text Ursula Panhans-Bühler
Art in /of Public Space(s)

My way to school as a ten year old led me daily through the center of Freiburg, past the Salzstrasse, by a Baroque palace where only the facade remained. I knew that next would come the rounded gate with the plump putti and their pudgy dimples on the console of the side column. Of art in public spaces I had little knowledge, though on occasion was made queerly curious by this vacant facade, likewise was the row of empty window frames, portal and putti miraculously spared. Then, at age 16 in school, we carried small folding chairs through the city and landed facing a sculpture which was located in front of the seminar building at the university: a Reclining Nude, by Henry Moore. I sketched her many times, fascinated by the repeating empty spaces, bulbous shapes and concentric lines, at the completely new type of projection it made on paper, and was proud when occasionally students and young people would look over my shoulder. It was not until much later that I learned that this was Art in Public spaces, that sometimes 2 % of funds for public buildings can be taken away from architects and given to their poor cousins the painters and sculptors.

On trips to neighboring cities, to Basel, Colmar or Strassburg, the streets and squares appealed to me, all looking untouched, something that at home was found only in small areas, those undisturbed by war. On other trips in neighboring European countries, spaces seemed to me like a single open-air museum, turned inside-out, whether museum, city hall, church, train station, restaurant, hotel or pedestrian passageway.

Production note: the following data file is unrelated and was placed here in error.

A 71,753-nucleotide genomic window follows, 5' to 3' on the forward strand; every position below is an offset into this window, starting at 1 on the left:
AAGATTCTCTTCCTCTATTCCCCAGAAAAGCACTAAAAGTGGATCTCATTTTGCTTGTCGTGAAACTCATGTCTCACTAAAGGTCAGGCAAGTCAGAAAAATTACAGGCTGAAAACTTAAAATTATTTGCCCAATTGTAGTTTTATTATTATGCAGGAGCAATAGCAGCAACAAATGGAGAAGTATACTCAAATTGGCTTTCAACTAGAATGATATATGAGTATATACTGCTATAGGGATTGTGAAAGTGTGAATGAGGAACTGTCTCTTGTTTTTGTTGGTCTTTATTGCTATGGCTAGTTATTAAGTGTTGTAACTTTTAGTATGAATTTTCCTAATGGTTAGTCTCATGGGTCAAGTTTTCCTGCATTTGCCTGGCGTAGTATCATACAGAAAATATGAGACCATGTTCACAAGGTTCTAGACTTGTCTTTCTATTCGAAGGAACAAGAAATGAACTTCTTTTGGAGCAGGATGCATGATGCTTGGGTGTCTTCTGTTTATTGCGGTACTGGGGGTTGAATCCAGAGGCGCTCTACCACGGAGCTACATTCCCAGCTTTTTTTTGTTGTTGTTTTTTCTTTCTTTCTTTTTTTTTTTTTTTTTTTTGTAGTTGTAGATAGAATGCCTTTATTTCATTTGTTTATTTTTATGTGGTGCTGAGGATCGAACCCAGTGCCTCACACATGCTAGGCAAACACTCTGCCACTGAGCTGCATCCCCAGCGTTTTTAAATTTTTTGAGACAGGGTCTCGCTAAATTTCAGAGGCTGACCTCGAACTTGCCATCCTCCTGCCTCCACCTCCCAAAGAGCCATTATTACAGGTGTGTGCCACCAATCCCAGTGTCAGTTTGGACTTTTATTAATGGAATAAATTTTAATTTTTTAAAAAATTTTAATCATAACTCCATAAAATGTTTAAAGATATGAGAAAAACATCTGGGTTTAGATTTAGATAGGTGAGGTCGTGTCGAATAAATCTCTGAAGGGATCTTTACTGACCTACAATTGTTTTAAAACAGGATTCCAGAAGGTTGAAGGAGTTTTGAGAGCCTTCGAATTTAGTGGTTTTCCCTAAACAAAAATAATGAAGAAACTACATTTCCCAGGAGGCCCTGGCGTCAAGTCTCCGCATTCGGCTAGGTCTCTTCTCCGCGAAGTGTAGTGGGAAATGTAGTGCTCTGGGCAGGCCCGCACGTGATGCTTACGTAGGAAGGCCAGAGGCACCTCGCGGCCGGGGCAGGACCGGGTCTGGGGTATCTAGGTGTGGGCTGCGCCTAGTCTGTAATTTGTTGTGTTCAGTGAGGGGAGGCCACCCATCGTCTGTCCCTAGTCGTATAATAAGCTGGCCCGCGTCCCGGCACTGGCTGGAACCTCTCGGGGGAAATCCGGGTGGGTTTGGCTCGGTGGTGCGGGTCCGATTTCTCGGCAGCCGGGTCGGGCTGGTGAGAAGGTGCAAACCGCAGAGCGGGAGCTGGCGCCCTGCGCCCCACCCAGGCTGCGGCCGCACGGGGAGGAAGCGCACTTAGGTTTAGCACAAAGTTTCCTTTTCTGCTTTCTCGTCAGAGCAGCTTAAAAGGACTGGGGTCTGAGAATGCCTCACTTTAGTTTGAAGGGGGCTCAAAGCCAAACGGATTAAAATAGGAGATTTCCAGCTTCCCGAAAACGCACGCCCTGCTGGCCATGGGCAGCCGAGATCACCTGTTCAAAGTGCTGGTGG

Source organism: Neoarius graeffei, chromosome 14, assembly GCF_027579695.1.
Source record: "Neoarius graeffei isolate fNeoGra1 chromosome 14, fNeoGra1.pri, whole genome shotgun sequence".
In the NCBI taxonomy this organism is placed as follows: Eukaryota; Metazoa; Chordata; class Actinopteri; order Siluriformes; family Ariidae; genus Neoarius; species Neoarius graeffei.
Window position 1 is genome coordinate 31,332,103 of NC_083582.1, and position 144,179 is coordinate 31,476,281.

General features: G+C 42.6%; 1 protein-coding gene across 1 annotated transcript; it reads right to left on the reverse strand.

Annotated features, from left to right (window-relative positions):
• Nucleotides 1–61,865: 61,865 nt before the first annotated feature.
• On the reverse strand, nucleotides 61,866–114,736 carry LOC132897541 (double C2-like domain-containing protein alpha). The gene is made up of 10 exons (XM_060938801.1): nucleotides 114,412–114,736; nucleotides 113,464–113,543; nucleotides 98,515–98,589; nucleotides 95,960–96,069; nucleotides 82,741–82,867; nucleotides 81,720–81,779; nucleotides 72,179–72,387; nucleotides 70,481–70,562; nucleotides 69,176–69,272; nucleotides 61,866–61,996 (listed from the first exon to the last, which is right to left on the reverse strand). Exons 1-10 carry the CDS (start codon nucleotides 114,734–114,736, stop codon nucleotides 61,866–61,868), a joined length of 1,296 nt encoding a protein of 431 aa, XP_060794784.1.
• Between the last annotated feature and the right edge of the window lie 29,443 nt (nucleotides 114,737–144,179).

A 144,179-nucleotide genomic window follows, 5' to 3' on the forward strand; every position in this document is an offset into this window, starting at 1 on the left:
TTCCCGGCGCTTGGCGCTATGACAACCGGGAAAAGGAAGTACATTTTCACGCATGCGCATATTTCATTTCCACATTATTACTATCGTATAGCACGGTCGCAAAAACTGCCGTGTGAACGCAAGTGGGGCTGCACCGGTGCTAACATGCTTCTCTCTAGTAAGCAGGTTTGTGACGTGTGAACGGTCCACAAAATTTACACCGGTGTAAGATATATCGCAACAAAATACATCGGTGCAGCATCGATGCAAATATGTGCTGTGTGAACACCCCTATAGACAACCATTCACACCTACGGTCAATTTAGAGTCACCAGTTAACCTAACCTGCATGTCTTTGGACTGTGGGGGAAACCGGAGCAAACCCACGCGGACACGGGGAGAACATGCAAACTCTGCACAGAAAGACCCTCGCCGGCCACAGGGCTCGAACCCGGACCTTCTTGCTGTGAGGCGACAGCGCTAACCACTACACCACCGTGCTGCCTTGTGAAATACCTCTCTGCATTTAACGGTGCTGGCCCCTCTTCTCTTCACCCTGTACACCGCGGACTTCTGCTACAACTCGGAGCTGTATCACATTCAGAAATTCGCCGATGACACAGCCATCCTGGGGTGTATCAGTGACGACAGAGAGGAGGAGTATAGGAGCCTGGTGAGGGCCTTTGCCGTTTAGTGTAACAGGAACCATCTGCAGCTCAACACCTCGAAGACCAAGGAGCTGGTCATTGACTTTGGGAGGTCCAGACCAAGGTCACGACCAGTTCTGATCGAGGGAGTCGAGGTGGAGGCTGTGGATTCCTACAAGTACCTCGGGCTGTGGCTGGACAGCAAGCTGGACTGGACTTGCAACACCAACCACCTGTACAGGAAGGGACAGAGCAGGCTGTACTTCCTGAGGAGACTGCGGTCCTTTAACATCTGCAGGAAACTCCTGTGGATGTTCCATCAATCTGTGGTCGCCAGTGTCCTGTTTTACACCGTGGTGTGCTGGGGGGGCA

When I took an art-related trip to the USA, the country which catapulted half of Germany to the victorious Western side after WWII, I noticed astounding similarities to our own countryside. Conglomerations of skyscrapers, bungalows, construction sites, gas stations, empty spaces, parking lots, apartment buildings, street lamps, fire walls, fast streets, snack bars, garbage dumps. Naturally, I knew that this formless chaos was not a result of war but rather the result of market mechanism; still, the similarities were baffling.

Art on buildings found itself mostly in bleak post-war architecture, the modernity of which sometimes caused windows to be arranged as erect military columns, as a fig leaf to the banishment of painting and sculpture from the architectural ensembles of cool, rational functionalism. In the end of the 60's, Alexander Mitscherlich's book "Our Uninhabitable Cities", was an important signal, especially because the author was neither and architect nor a city planner by profession, but rather a psychoanalyst. The question was asked, which uninhabitable city picture is imprinted on our souls, and how does that effect the souls and actions of those who dwell in them. Many, having money, retreated to the countryside, to their roomy, free-standing own homes. Fortunately the engaged art historian, Heinrich Klotz, brought the debate about the new flight from public spaces to the fore, with visual examples, in his book "Die röhrenden Hirsche der Architektur" ("The Screaming Stags of Architecture"). This completed the picture of the "Deutsche Michel" (average Fritz) garden gnom as the pastoral ideal.